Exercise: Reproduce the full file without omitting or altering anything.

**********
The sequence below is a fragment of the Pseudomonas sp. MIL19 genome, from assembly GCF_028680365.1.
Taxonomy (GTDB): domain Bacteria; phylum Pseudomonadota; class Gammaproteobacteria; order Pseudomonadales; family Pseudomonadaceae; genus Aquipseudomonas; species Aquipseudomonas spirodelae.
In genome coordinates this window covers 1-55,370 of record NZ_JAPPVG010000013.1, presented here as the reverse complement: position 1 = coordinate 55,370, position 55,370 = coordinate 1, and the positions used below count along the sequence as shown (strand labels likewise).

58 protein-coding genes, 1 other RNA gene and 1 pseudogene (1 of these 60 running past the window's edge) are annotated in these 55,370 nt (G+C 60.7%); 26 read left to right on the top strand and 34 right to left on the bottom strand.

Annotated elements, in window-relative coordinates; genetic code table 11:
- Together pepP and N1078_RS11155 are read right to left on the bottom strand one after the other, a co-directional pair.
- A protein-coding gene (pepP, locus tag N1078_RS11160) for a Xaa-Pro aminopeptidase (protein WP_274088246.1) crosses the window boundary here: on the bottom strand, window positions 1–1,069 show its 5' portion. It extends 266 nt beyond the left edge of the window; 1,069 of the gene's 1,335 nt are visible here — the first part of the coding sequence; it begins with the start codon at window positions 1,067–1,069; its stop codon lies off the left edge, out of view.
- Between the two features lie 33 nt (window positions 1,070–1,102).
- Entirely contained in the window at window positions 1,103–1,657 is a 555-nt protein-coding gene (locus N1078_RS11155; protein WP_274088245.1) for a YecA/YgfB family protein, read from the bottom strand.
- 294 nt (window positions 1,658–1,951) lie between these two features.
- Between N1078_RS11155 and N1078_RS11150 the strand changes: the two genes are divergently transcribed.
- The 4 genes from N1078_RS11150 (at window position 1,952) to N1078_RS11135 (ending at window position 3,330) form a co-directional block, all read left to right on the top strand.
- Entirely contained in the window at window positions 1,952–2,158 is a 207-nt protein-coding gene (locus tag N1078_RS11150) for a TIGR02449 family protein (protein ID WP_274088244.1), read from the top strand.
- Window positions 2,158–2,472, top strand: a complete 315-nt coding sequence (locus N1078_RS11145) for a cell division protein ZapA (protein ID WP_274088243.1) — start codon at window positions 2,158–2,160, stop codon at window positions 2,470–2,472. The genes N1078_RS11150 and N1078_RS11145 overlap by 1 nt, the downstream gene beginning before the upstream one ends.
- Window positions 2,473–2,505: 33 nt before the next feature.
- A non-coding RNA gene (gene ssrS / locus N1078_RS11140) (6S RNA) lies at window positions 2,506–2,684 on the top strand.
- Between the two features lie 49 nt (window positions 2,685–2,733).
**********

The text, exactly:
The sequence below is a fragment of the Pseudomonas sp. MIL19 genome, from assembly GCF_028680365.1.
Taxonomy (GTDB): domain Bacteria; phylum Pseudomonadota; class Gammaproteobacteria; order Pseudomonadales; family Pseudomonadaceae; genus Aquipseudomonas; species Aquipseudomonas spirodelae.
In genome coordinates this window covers 1-55,370 of record NZ_JAPPVG010000013.1, presented here as the reverse complement: position 1 = coordinate 55,370, position 55,370 = coordinate 1, and the positions used below count along the sequence as shown (strand labels likewise).

58 protein-coding genes, 1 other RNA gene and 1 pseudogene (1 of these 60 running past the window's edge) are annotated in these 55,370 nt (G+C 60.7%); 26 read left to right on the top strand and 34 right to left on the bottom strand.

Annotated elements, in window-relative coordinates; genetic code table 11:
- Together pepP and N1078_RS11155 are read right to left on the bottom strand one after the other, a co-directional pair.
- A protein-coding gene (pepP, locus tag N1078_RS11160) for a Xaa-Pro aminopeptidase (protein WP_274088246.1) crosses the window boundary here: on the bottom strand, window positions 1–1,069 show its 5' portion. It extends 266 nt beyond the left edge of the window; 1,069 of the gene's 1,335 nt are visible here — the first part of the coding sequence; it begins with the start codon at window positions 1,067–1,069; its stop codon lies off the left edge, out of view.
- Between the two features lie 33 nt (window positions 1,070–1,102).
- Entirely contained in the window at window positions 1,103–1,657 is a 555-nt protein-coding gene (locus N1078_RS11155; protein WP_274088245.1) for a YecA/YgfB family protein, read from the bottom strand.
- 294 nt (window positions 1,658–1,951) lie between these two features.
- Between N1078_RS11155 and N1078_RS11150 the strand changes: the two genes are divergently transcribed.
- The 4 genes from N1078_RS11150 (at window position 1,952) to N1078_RS11135 (ending at window position 3,330) form a co-directional block, all read left to right on the top strand.
- Entirely contained in the window at window positions 1,952–2,158 is a 207-nt protein-coding gene (locus tag N1078_RS11150) for a TIGR02449 family protein (protein ID WP_274088244.1), read from the top strand.
- Window positions 2,158–2,472, top strand: a complete 315-nt coding sequence (locus N1078_RS11145) for a cell division protein ZapA (protein ID WP_274088243.1) — start codon at window positions 2,158–2,160, stop codon at window positions 2,470–2,472. The genes N1078_RS11150 and N1078_RS11145 overlap by 1 nt, the downstream gene beginning before the upstream one ends.
- Window positions 2,473–2,505: 33 nt before the next feature.
- A non-coding RNA gene (gene ssrS / locus N1078_RS11140) (6S RNA) lies at window positions 2,506–2,684 on the top strand.
- Between the two features lie 49 nt (window positions 2,685–2,733).